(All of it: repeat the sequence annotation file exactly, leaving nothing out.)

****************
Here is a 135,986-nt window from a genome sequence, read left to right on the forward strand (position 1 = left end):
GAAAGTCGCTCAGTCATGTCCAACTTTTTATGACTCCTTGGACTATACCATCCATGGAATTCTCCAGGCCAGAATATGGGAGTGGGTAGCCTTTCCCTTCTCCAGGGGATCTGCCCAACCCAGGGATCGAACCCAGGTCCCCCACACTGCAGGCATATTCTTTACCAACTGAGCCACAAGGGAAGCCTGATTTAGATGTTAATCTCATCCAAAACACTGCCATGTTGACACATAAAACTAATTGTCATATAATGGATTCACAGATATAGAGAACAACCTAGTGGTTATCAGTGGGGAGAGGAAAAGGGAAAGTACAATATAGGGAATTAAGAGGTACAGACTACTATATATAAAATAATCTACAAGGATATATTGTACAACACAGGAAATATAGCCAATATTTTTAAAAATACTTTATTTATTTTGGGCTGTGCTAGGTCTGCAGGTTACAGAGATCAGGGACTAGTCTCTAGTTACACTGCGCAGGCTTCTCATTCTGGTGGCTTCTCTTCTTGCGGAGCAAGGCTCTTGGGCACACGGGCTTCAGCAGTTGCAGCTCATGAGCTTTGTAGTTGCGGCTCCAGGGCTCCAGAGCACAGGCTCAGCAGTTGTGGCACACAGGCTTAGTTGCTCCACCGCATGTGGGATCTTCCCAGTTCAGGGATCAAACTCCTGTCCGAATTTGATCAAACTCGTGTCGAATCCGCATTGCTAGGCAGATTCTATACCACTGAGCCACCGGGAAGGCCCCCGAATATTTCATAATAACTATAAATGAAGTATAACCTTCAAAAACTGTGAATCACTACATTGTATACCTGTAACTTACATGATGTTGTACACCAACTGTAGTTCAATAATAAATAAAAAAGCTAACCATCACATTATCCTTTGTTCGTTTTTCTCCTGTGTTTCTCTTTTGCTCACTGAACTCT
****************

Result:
Here is a 135,986-nt window from a genome sequence, read left to right on the forward strand (position 1 = left end):
GAAAGTCGCTCAGTCATGTCCAACTTTTTATGACTCCTTGGACTATACCATCCATGGAATTCTCCAGGCCAGAATATGGGAGTGGGTAGCCTTTCCCTTCTCCAGGGGATCTGCCCAACCCAGGGATCGAACCCAGGTCCCCCACACTGCAGGCATATTCTTTACCAACTGAGCCACAAGGGAAGCCTGATTTAGATGTTAATCTCATCCAAAACACTGCCATGTTGACACATAAAACTAATTGTCATATAATGGATTCACAGATATAGAGAACAACCTAGTGGTTATCAGTGGGGAGAGGAAAAGGGAAAGTACAATATAGGGAATTAAGAGGTACAGACTACTATATATAAAATAATCTACAAGGATATATTGTACAACACAGGAAATATAGCCAATATTTTTAAAAATACTTTATTTATTTTGGGCTGTGCTAGGTCTGCAGGTTACAGAGATCAGGGACTAGTCTCTAGTTACACTGCGCAGGCTTCTCATTCTGGTGGCTTCTCTTCTTGCGGAGCAAGGCTCTTGGGCACACGGGCTTCAGCAGTTGCAGCTCATGAGCTTTGTAGTTGCGGCTCCAGGGCTCCAGAGCACAGGCTCAGCAGTTGTGGCACACAGGCTTAGTTGCTCCACCGCATGTGGGATCTTCCCAGTTCAGGGATCAAACTCCTGTCCGAATTTGATCAAACTCGTGTCGAATCCGCATTGCTAGGCAGATTCTATACCACTGAGCCACCGGGAAGGCCCCCGAATATTTCATAATAACTATAAATGAAGTATAACCTTCAAAAACTGTGAATCACTACATTGTATACCTGTAACTTACATGATGTTGTACACCAACTGTAGTTCAATAATAAATAAAAAAGCTAACCATCACATTATCCTTTGTTCGTTTTTCTCCTGTGTTTCTCTTTTGCTCACTGAACTCT